Madhya Pradesh High Court

Madhya Pradesh High Court: In an application under Section 482 of the Criminal Procedure Code, 1973 (‘CrPC’) to quash a FIR under Sections 377, 498-A, 294, 506 of the Penal Code, 1860 (‘IPC’) and the consequential proceedings on the ground that the allegations made were false and have been levelled against the petitioner 1-husband and his family members (‘petitioners’) only to give a criminal angle to a matrimonial dispute, Prem Narayan Singh, J., contemplated whether the consent of wife residing along with her husband during the subsistence of marriage can claim that the sexual act was committed with her without consent, and held that consent of wife is immaterial in a sexual act with her husband during the subsistence of marriage.


The complainant-wife filed an FIR, under Sections 377, 498-A, 294, 506 of the IPC, against her husband for allegedly committing unnatural sex with her due to which she got mouth infection. The wife also alleges that she was compelled to undergo abortion by the petitioners and they also demanded Rs. 20 lakhs as dowry.

The petitioners argued that the allegations were prima facie false and have been levelled only to give a criminal angle to the matrimonial dispute. The husband contended that unnatural sex under Section 377 of the IPC between a husband and a wife is not an offence.

Petitioners further argued that no medical report was furnished to substantiate the claim that wife got mouth infection and was under treatment. In relation to abortion claim, the consent letter, undertaking signed by the wife herself along with Whatsapp chats clearly depicts that the abortion was a mutual decision and not coerced by the husband or his family members. Petitioners further alleged that it was the complainant who was an abusive wife and had harassed the husband by filing fake cases.

Decision and Analysis:

The Court while relying upon the judgment in Manish Sahu v. State of M.P., 2024 SCC OnLine MP 2603, observed that “ the consent of both the parties is necessary for taking the act out of the purview of Section 377 of IPC. However, the Court after considering the amended definition of “rape” as defined under Section 375 of IPC has already come to a conclusion that if a wife is residing with her husband during the subsistence of a valid marriage, then any sexual intercourse or sexual act by a man with his own wife not below the age of fifteen years will not be rape.”

The Court then scrutinised the definition of ‘rape’ under Section 375 of the IPC and then observed the commonality between Sections 375 and 377 of the IPC, that is, the relationship between whom the offence is committed i.e. the husband and wife and consent between the offender and victim.

As per the amended definition of ‘rape’ by Criminal Law (Amendment) Act, 2013 it consists of a man who uses his penis, any other body part or any object penetrates the vagina, urethra, anus, mouth or any other body parts of a woman. The Court while considering Umang Singhar v. State of M.P. 2023 SCC OnLine MP 3221 also observed that, the consent under the exception (2) of Section 375 of the IPC is immaterial between sexual intercourse of husband and wife. Hence, the offence under Section 377 of the IPC was quashed by the court.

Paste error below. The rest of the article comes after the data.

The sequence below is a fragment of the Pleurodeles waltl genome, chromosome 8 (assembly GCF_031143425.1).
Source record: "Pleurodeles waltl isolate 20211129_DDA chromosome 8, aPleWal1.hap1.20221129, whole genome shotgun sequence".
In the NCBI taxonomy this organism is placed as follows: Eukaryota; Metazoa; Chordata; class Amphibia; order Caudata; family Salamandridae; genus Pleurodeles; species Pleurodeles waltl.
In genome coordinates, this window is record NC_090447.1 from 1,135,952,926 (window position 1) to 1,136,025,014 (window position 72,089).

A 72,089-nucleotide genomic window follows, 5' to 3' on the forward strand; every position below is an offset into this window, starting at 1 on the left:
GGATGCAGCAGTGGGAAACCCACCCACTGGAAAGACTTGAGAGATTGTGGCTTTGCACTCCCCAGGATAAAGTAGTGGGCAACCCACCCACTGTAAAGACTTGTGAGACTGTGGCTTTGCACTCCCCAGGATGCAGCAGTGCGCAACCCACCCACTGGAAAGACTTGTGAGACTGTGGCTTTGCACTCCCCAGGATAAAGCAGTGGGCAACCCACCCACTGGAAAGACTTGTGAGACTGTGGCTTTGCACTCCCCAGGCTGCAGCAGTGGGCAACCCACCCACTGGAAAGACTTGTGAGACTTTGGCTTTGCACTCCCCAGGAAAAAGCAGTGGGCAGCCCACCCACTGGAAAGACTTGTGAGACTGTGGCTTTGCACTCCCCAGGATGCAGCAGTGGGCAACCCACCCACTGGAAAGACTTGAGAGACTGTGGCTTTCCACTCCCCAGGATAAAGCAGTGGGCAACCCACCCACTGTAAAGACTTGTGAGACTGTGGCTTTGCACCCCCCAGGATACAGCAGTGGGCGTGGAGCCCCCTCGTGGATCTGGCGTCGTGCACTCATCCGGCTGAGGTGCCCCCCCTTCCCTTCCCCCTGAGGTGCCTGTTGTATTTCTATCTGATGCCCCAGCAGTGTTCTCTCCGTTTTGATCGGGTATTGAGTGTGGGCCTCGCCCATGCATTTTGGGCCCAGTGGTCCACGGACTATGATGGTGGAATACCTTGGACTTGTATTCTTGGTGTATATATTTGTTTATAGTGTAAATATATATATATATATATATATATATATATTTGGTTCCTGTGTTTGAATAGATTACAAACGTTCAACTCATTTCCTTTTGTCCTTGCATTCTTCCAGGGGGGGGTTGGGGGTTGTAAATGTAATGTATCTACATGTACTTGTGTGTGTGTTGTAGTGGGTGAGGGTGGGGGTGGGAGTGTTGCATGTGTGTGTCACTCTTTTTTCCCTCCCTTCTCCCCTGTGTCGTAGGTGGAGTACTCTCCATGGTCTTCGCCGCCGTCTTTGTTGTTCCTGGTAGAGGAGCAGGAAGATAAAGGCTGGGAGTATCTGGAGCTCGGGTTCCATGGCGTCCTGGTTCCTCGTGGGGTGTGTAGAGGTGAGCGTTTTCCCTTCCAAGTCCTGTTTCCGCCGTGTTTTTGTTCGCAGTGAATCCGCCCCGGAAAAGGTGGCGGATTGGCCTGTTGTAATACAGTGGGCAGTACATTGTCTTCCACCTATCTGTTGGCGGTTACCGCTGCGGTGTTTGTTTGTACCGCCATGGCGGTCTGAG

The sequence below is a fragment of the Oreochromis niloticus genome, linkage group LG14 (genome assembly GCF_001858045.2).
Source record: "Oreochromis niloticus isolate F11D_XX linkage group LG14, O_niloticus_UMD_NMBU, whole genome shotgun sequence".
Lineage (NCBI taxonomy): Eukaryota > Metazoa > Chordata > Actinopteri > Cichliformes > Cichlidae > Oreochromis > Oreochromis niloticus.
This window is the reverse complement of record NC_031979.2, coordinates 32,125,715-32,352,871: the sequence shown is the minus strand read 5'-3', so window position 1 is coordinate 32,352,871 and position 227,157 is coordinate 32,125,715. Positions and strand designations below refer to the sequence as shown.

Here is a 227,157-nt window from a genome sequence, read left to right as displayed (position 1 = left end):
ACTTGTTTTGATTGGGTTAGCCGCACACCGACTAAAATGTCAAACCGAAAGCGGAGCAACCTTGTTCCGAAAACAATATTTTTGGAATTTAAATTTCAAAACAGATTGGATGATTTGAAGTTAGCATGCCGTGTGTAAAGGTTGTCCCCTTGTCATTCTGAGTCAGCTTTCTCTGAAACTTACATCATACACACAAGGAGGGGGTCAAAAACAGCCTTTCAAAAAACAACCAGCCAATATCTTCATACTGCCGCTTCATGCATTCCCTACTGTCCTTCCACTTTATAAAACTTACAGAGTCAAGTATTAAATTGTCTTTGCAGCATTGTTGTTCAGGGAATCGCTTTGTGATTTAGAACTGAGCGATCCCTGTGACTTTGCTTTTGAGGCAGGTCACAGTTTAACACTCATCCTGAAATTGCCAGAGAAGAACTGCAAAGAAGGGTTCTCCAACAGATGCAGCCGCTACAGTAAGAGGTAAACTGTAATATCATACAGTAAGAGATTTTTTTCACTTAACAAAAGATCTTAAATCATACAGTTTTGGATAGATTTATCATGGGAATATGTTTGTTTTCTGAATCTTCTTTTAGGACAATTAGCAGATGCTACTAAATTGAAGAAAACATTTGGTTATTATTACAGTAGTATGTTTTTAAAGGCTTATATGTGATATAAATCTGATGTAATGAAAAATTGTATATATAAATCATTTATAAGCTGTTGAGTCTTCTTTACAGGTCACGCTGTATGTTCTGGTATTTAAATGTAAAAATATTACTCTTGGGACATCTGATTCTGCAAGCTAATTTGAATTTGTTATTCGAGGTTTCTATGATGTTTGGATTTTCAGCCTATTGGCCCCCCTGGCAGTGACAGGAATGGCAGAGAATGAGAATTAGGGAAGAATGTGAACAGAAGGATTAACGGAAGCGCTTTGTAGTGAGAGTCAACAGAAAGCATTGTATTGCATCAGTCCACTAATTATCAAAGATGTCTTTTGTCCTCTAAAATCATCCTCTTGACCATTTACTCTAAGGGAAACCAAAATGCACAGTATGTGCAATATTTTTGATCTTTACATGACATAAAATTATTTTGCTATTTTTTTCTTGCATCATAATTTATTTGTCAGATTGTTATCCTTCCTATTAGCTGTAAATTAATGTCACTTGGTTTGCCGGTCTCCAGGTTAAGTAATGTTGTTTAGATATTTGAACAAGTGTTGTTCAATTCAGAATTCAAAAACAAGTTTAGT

With regard to Section 294 of the IPC, which relates to obscene acts, the Court observed that there was no evidence available on record by which it could be ascertained that husband has committed any obscene act in public place, and the act were committed in the house which was surrounded by four walls. Hence, the offence under Section 294 of the IPC was also quashed.

Likewise, the allegations of criminal intimidation under Section 506 of the IPC, were not supported by evidence, as for that offence to be made out there should be an omnibus statement threatening to kill, including the ingredients of fear and frightening, which the complainant failed to establish. The Court observed, that the wife never stated that she was frightened because of the threat. Hence, the offence under Section 506 of the IPC was also quashed.

Petitioners were also implicated under Section 498-A IPC, which relates to cruelty by husband or relative of husband, where they allegedly demanded dowry and subjected the complainant to cruelty for non–fulfilment of their demands. These allegations were made along with statements from witnesses recorded under Section 164 and 161 of the CrPC. The court observed that there was a case to be made out of Section 498-A of the IPC and the petition with regard to the same was dismissed.

Thus, the Court partly allowed the present application to the to the extent that the offence under Sections 377, 294, 506 of the IPC against the petitioners were quashed, and offence under Section 498-A of the IPC in the FIR was not quashed.

Case Details-

[Shashank Harsh v. State of MP, 2024 SCC OnLine MP 3750, Order dated 28-05-2024]

Advocates who appeared in this case :

Counsel for Petitioners: Sitwat Nabi and Shri Vyas, Advocates

Counsel for Respondents: G.A, Subodh Choudhary, Advocates.

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